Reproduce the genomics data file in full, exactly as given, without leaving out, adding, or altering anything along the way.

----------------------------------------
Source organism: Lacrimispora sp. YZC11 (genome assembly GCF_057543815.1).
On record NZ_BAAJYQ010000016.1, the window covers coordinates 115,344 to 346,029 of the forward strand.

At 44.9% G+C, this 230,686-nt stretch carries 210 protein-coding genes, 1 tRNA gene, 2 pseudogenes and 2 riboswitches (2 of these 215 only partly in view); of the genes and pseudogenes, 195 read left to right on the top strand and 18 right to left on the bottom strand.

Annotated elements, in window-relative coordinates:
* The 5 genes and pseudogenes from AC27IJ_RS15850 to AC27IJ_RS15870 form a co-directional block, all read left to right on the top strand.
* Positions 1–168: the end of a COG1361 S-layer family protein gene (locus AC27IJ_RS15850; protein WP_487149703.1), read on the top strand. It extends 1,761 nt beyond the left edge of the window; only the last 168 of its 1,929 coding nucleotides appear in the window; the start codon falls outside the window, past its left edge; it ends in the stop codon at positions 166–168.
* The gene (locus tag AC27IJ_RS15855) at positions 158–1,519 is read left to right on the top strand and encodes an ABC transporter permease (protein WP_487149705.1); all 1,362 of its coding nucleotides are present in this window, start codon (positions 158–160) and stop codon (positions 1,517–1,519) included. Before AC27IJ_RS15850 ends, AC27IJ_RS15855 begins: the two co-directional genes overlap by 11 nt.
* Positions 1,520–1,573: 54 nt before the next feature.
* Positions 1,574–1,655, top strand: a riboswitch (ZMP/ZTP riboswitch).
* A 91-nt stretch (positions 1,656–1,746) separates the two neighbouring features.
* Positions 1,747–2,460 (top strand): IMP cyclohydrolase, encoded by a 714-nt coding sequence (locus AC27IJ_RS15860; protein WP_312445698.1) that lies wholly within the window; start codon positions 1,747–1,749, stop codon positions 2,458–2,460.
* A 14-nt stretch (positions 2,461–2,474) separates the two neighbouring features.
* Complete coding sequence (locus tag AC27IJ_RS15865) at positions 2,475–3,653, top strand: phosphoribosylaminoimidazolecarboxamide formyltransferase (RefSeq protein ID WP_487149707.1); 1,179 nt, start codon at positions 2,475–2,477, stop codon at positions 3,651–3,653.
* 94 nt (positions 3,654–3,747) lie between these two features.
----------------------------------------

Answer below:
Source organism: Lacrimispora sp. YZC11 (genome assembly GCF_057543815.1).
On record NZ_BAAJYQ010000016.1, the window covers coordinates 115,344 to 346,029 of the forward strand.

At 44.9% G+C, this 230,686-nt stretch carries 210 protein-coding genes, 1 tRNA gene, 2 pseudogenes and 2 riboswitches (2 of these 215 only partly in view); of the genes and pseudogenes, 195 read left to right on the top strand and 18 right to left on the bottom strand.

Annotated elements, in window-relative coordinates:
* The 5 genes and pseudogenes from AC27IJ_RS15850 to AC27IJ_RS15870 form a co-directional block, all read left to right on the top strand.
* Positions 1–168: the end of a COG1361 S-layer family protein gene (locus AC27IJ_RS15850; protein WP_487149703.1), read on the top strand. It extends 1,761 nt beyond the left edge of the window; only the last 168 of its 1,929 coding nucleotides appear in the window; the start codon falls outside the window, past its left edge; it ends in the stop codon at positions 166–168.
* The gene (locus tag AC27IJ_RS15855) at positions 158–1,519 is read left to right on the top strand and encodes an ABC transporter permease (protein WP_487149705.1); all 1,362 of its coding nucleotides are present in this window, start codon (positions 158–160) and stop codon (positions 1,517–1,519) included. Before AC27IJ_RS15850 ends, AC27IJ_RS15855 begins: the two co-directional genes overlap by 11 nt.
* Positions 1,520–1,573: 54 nt before the next feature.
* Positions 1,574–1,655, top strand: a riboswitch (ZMP/ZTP riboswitch).
* A 91-nt stretch (positions 1,656–1,746) separates the two neighbouring features.
* Positions 1,747–2,460 (top strand): IMP cyclohydrolase, encoded by a 714-nt coding sequence (locus AC27IJ_RS15860; protein WP_312445698.1) that lies wholly within the window; start codon positions 1,747–1,749, stop codon positions 2,458–2,460.
* A 14-nt stretch (positions 2,461–2,474) separates the two neighbouring features.
* Complete coding sequence (locus tag AC27IJ_RS15865) at positions 2,475–3,653, top strand: phosphoribosylaminoimidazolecarboxamide formyltransferase (RefSeq protein ID WP_487149707.1); 1,179 nt, start codon at positions 2,475–2,477, stop codon at positions 3,651–3,653.
* 94 nt (positions 3,654–3,747) lie between these two features.